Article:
SPACECRAFT SPRINTS TO WITHIN A
BILLION MILES OF PLUTO
Analysis by Ray
On Feb. 10, NASA's Pluto-bound New Horizons probe
entered the home stretch of its mission.
When you are sprinting across the solar system,
"home stretch" is the final one billion miles of
your journey. That sounds like quite a stretch, but
the half-ton spacecraft has already logged two billion
miles since its launch in early 2006. That’s twice
the distance between Earth and Saturn.
Though the icy dwarf planet is still three years
away from the Plutonian close encounter, mission
scientists call this the Late
of the flight.
ANALYSIS: Pluto May Live in a Rough Neighborhood
The nuclear-powered probe will zoom by Pluto, its
moons, and possibly navigate a hazardous
ring system on
July 14, 2015.
Even if the space traveler had artificial
intelligence (as its distant descendants will), it
would still be unaware of crossing this milepost --
the spacecraft's electronics are in hibernation.
Controllers at the Johns Hopkins Applied Physics Lab
in Laurel, Maryland will awaken the onboard computer
in late April for a two-month-long systems and
Flight engineers will conduct a 24-hour long
near-encounter rehearsal to exercise the spacecraft.
During this test New Horizons will make every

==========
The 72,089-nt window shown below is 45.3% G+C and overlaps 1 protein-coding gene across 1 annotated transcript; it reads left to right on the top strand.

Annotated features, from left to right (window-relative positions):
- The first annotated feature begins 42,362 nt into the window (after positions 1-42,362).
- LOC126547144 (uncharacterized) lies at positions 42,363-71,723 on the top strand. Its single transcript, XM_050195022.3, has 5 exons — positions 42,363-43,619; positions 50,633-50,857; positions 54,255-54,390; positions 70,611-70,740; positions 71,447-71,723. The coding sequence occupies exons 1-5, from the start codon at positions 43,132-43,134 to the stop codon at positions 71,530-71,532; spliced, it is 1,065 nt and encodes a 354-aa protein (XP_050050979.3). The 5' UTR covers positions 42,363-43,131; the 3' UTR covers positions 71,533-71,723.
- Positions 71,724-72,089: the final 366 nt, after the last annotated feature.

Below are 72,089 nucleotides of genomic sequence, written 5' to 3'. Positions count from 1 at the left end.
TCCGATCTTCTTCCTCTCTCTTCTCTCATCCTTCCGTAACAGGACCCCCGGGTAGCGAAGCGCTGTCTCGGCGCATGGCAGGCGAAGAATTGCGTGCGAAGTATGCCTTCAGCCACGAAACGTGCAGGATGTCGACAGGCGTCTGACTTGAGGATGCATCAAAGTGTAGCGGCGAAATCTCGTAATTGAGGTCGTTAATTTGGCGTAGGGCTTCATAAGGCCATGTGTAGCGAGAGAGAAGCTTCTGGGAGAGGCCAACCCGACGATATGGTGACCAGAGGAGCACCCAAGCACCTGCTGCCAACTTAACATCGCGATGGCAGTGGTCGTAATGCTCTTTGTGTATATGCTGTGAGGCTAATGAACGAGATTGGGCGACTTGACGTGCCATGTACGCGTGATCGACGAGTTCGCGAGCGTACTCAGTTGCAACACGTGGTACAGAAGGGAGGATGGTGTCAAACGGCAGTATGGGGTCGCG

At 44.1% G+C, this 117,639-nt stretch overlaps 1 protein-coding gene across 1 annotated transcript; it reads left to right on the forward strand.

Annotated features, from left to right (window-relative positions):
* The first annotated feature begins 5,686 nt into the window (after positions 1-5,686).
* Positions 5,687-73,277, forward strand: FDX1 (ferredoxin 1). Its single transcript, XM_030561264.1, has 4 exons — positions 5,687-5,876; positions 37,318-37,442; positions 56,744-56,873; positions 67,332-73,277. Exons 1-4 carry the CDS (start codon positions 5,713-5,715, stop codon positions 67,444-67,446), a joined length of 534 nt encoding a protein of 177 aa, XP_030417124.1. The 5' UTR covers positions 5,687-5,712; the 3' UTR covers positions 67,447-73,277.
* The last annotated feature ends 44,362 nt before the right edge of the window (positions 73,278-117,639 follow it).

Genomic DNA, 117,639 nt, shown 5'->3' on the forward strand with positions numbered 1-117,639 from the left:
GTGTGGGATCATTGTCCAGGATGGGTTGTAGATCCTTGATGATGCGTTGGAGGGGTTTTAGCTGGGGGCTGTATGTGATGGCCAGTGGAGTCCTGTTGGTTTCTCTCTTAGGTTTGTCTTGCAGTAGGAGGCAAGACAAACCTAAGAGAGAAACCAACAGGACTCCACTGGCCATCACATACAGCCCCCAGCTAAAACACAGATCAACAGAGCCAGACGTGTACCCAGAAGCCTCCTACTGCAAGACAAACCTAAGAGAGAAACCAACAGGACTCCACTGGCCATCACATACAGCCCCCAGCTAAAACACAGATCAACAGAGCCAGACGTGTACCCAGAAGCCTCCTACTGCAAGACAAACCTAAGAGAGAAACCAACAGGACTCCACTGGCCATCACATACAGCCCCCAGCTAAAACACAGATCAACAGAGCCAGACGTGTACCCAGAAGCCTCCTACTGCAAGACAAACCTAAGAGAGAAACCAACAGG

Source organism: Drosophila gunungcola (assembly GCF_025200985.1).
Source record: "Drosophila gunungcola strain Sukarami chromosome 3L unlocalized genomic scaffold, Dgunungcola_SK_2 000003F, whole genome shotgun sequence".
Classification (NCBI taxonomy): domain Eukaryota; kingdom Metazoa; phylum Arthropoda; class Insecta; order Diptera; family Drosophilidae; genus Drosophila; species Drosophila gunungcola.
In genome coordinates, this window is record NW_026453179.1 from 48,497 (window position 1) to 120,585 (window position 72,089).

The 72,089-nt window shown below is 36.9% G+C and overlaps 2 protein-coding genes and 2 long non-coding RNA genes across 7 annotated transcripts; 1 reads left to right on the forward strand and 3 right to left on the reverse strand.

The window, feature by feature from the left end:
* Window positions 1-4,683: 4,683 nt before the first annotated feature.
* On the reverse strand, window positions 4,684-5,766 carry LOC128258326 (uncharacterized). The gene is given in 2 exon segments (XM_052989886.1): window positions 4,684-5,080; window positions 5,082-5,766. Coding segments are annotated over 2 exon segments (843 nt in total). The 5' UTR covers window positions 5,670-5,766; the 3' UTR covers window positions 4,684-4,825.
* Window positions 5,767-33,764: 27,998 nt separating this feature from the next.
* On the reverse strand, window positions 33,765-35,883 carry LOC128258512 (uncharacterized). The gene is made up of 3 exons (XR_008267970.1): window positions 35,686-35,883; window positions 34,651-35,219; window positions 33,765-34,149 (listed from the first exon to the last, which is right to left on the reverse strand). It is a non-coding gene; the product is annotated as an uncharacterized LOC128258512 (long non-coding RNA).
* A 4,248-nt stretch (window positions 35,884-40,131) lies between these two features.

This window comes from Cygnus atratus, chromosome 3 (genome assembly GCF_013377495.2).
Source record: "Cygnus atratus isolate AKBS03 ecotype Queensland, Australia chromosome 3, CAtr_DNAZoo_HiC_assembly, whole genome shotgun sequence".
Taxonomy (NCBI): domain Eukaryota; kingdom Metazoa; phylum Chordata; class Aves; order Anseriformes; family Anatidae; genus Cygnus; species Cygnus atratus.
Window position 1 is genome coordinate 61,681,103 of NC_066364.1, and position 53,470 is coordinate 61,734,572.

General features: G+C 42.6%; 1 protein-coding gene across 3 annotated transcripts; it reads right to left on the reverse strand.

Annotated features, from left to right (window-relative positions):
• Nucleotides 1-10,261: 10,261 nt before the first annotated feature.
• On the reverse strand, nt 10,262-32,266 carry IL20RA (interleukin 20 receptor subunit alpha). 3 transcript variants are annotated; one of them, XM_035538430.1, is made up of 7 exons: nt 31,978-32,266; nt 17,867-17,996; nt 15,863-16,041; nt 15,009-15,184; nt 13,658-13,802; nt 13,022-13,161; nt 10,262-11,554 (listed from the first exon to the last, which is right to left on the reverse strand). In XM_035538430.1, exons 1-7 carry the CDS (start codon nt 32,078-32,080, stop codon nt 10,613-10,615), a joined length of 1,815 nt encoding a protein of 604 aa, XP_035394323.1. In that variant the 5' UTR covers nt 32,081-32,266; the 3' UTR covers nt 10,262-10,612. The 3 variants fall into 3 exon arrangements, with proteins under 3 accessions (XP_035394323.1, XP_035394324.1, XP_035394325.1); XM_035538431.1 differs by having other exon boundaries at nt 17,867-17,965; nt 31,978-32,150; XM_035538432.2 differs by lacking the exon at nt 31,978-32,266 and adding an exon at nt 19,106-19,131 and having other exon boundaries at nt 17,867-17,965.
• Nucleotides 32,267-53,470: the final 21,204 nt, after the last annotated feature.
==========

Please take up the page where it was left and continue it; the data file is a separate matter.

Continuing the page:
maneuver, every instrument scan, and every
observation that it actually will do around closest
approach in 2015.
Housekeeping chores also include checking out each
of the seven scientific instruments, updating
software to the onboard command and control
computer, and removing a bug that occasionally
causes it to reset. (Presently it takes nearly three
hours for radio commands from Earth to travel at the
speed-of-light to the probe. New Horizons can't just
call tech support!)
At the spacecraft’s present distance much of the
solar system fits within a panoramic field of view.
The sun is reduced to a bright dot seen against the
backdrop of constellations, midway between Gemini
and Orion. The sun is glowing at one-four hundredth
its brightness as seen from Earth. The inner planets
are clustered near the sun within an angular
diameter equivalent to eight moon diameters. Jupiter
appears as a bright star 10 degrees to the west of
the sun. Saturn looks like another bright star 25
degrees to the east of the sun.
ANALYSIS: Pluto, Sponsored By McDonalds
The fastest manmade object ever built, New Horizons
covers nearly a million miles of space each day.
Blazing out of the sun’s gravitational well at
34,000 miles per hour; the probe could travel from
Earth to the moon in just six hours.
In October 2013, New Horizons will be just 500
million miles from Pluto. In March, 2015 that
distance will shrink to the Earth-sun separation of
93 million miles. Fully awake, New Horizons will
train its cameras on the fast approaching planetary
This will complete a five decade-long initial
reconnaissance of the solar system. And, I predict,
the stunning views of the remote world will return
Pluto to full planetary
the public mind.